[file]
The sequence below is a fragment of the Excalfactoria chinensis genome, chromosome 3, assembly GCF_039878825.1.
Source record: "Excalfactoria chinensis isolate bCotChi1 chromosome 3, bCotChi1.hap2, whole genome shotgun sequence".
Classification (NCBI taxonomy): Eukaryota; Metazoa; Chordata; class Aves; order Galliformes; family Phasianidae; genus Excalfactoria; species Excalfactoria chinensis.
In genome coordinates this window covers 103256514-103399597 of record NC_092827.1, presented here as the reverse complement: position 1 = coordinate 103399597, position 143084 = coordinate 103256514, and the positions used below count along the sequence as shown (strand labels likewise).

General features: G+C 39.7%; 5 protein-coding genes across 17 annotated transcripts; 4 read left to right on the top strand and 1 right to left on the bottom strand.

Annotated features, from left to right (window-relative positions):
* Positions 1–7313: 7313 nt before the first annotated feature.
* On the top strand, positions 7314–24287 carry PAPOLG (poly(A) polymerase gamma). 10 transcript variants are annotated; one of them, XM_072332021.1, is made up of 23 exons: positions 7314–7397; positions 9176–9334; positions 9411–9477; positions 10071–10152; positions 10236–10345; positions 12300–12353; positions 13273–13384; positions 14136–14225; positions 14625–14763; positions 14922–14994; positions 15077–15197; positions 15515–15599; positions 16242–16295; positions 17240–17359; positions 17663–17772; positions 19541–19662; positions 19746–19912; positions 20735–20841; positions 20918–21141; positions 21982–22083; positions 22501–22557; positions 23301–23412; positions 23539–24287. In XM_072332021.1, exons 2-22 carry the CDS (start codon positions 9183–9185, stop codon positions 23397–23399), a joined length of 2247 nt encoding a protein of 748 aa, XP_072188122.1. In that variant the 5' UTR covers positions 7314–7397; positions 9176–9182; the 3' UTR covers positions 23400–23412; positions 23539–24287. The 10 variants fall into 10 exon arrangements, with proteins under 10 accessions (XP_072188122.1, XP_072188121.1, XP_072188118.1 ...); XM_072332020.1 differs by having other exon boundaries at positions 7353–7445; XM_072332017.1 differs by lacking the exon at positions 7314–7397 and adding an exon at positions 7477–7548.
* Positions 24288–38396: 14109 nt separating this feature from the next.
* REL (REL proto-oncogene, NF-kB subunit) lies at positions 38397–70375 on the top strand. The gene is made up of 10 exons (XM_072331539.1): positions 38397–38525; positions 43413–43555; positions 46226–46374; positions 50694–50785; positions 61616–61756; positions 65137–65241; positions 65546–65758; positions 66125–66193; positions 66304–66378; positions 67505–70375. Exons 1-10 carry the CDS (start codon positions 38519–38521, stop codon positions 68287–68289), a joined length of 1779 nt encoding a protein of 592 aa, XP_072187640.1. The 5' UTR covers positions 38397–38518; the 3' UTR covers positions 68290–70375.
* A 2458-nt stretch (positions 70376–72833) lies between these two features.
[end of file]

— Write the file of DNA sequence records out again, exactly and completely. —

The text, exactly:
The sequence below is a fragment of the Excalfactoria chinensis genome, chromosome 3, assembly GCF_039878825.1.
Source record: "Excalfactoria chinensis isolate bCotChi1 chromosome 3, bCotChi1.hap2, whole genome shotgun sequence".
Classification (NCBI taxonomy): Eukaryota; Metazoa; Chordata; class Aves; order Galliformes; family Phasianidae; genus Excalfactoria; species Excalfactoria chinensis.
In genome coordinates this window covers 103256514-103399597 of record NC_092827.1, presented here as the reverse complement: position 1 = coordinate 103399597, position 143084 = coordinate 103256514, and the positions used below count along the sequence as shown (strand labels likewise).

General features: G+C 39.7%; 5 protein-coding genes across 17 annotated transcripts; 4 read left to right on the top strand and 1 right to left on the bottom strand.

Annotated features, from left to right (window-relative positions):
* Positions 1–7313: 7313 nt before the first annotated feature.
* On the top strand, positions 7314–24287 carry PAPOLG (poly(A) polymerase gamma). 10 transcript variants are annotated; one of them, XM_072332021.1, is made up of 23 exons: positions 7314–7397; positions 9176–9334; positions 9411–9477; positions 10071–10152; positions 10236–10345; positions 12300–12353; positions 13273–13384; positions 14136–14225; positions 14625–14763; positions 14922–14994; positions 15077–15197; positions 15515–15599; positions 16242–16295; positions 17240–17359; positions 17663–17772; positions 19541–19662; positions 19746–19912; positions 20735–20841; positions 20918–21141; positions 21982–22083; positions 22501–22557; positions 23301–23412; positions 23539–24287. In XM_072332021.1, exons 2-22 carry the CDS (start codon positions 9183–9185, stop codon positions 23397–23399), a joined length of 2247 nt encoding a protein of 748 aa, XP_072188122.1. In that variant the 5' UTR covers positions 7314–7397; positions 9176–9182; the 3' UTR covers positions 23400–23412; positions 23539–24287. The 10 variants fall into 10 exon arrangements, with proteins under 10 accessions (XP_072188122.1, XP_072188121.1, XP_072188118.1 ...); XM_072332020.1 differs by having other exon boundaries at positions 7353–7445; XM_072332017.1 differs by lacking the exon at positions 7314–7397 and adding an exon at positions 7477–7548.
* Positions 24288–38396: 14109 nt separating this feature from the next.
* REL (REL proto-oncogene, NF-kB subunit) lies at positions 38397–70375 on the top strand. The gene is made up of 10 exons (XM_072331539.1): positions 38397–38525; positions 43413–43555; positions 46226–46374; positions 50694–50785; positions 61616–61756; positions 65137–65241; positions 65546–65758; positions 66125–66193; positions 66304–66378; positions 67505–70375. Exons 1-10 carry the CDS (start codon positions 38519–38521, stop codon positions 68287–68289), a joined length of 1779 nt encoding a protein of 592 aa, XP_072187640.1. The 5' UTR covers positions 38397–38518; the 3' UTR covers positions 68290–70375.
* A 2458-nt stretch (positions 70376–72833) lies between these two features.